Without the support of the Irish friends he met at DBS, Abou Hajar says he never would have passed the course. “It felt like I was in the middle of the sea drowning and this boat appeared and caught me. That person saved me. I used to sit with the lads at break time and they’d talk in their Dublin accents. It taught me a lot.”

Proud of his own country’s heritage, Abou Hajar enjoyed sharing stories with his new Irish friends of the Syria that existed before the war. “I was trying to show them the good things about my country; the heritage and the history. We had such diversity with Muslims, Christians and Jews. We had Arabs, Kurds and Armenians. Most people have only learned about Syria since the war started. I wanted to show that we lived in peace before.”

Before leaving Syria, Abou Hajar had started to develop an interest in photography. He continued taking photos in Lebanon and once he had settled in Ireland, began to really embrace his passion and began promoting his work through Instagram and Facebook. He also began to draw on his graphic design skills, which he learned in Syria before the war broke out, to make some extra cash while studying. “I used to design things for people part-time so I could save for college. I would do business cards and logos, it wasn’t a lot of money but it was something.”

Software development

While at DBS, he applied for a degree in software development at Carlow IT. He was accepted onto the course and recently completed his second year. “The biggest struggle for me since coming here was the education. It was hard finding a way to complete my studies and I spent a lot of time looking for colleges. But to be honest, I am happy to live my life here now.”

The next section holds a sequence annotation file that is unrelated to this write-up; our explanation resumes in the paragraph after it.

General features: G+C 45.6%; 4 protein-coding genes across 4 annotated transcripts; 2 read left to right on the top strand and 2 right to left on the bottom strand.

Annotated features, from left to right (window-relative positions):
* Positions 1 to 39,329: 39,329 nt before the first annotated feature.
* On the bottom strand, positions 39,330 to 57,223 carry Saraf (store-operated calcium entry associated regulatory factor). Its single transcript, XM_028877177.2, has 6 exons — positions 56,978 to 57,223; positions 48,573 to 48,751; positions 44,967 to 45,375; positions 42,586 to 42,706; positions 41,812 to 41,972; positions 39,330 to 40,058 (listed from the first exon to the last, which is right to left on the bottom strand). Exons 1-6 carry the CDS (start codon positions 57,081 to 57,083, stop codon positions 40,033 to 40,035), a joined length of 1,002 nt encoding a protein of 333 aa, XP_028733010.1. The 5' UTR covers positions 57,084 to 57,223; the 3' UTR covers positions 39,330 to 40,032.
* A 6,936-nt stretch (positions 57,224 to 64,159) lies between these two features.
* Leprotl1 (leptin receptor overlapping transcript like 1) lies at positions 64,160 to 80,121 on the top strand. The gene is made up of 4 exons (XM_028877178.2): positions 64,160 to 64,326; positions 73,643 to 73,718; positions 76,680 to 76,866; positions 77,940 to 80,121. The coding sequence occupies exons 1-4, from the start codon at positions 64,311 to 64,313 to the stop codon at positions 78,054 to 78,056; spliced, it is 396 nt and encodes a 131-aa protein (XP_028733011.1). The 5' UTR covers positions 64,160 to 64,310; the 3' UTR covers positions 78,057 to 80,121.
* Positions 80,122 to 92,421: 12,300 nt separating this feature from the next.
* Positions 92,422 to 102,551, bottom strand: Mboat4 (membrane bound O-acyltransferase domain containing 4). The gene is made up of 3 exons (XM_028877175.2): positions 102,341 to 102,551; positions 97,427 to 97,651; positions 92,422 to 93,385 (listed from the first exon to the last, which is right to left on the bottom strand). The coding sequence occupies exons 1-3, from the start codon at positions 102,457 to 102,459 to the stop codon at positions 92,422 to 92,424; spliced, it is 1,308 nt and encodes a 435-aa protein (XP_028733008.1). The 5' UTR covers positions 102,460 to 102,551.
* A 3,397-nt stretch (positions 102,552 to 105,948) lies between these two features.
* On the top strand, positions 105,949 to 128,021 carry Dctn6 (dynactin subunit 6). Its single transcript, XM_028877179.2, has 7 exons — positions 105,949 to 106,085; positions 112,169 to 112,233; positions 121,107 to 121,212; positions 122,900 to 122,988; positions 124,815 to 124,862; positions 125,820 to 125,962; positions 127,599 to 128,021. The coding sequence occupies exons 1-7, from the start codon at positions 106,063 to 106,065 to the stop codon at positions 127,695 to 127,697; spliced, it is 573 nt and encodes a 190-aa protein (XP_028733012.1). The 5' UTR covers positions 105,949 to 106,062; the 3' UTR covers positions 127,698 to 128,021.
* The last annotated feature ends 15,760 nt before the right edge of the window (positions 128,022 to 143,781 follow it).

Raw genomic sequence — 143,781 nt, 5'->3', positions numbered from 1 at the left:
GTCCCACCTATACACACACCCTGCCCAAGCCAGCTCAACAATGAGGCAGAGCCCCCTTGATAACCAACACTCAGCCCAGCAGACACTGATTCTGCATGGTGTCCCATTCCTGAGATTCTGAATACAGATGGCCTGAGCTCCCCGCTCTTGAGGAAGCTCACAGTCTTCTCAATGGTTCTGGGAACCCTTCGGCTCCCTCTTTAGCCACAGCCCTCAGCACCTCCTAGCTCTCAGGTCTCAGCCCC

Next year, he hopes to find a six-month placement with a technology firm as part of his degree requirements. He also hopes to speak English with an Irish accent one day.

Abou Hajar says his friendships with Irish students at DBS and Carlow IT have played a vital role in helping him to settle into life on this island. He appreciates their questions about Syria when they see news reports on the conflict and says refugees must also make the effort to ask Irish people about their lives and culture. “You shouldn’t be shy, even if the questions are wrong people will correct you gently. As the Syrian quote goes, respects others and they will respect you.”

He says his parents are slowly settling into life in Portlaoise but that being so far from loved ones in Syria never becomes easier. “It’s hard for everyone. I still talk to my friends and my grandfather in Syria but it’s not just about family, it’s my memories of that place. I cannot forget the history of my country. I hope one day to go back and bring my Irish friends and build a country like Ireland there. We all live on the same planet. I didn’t ask to be born in Syria, my friends didn’t ask to be born in Ireland. All countries should help one another to create peace.”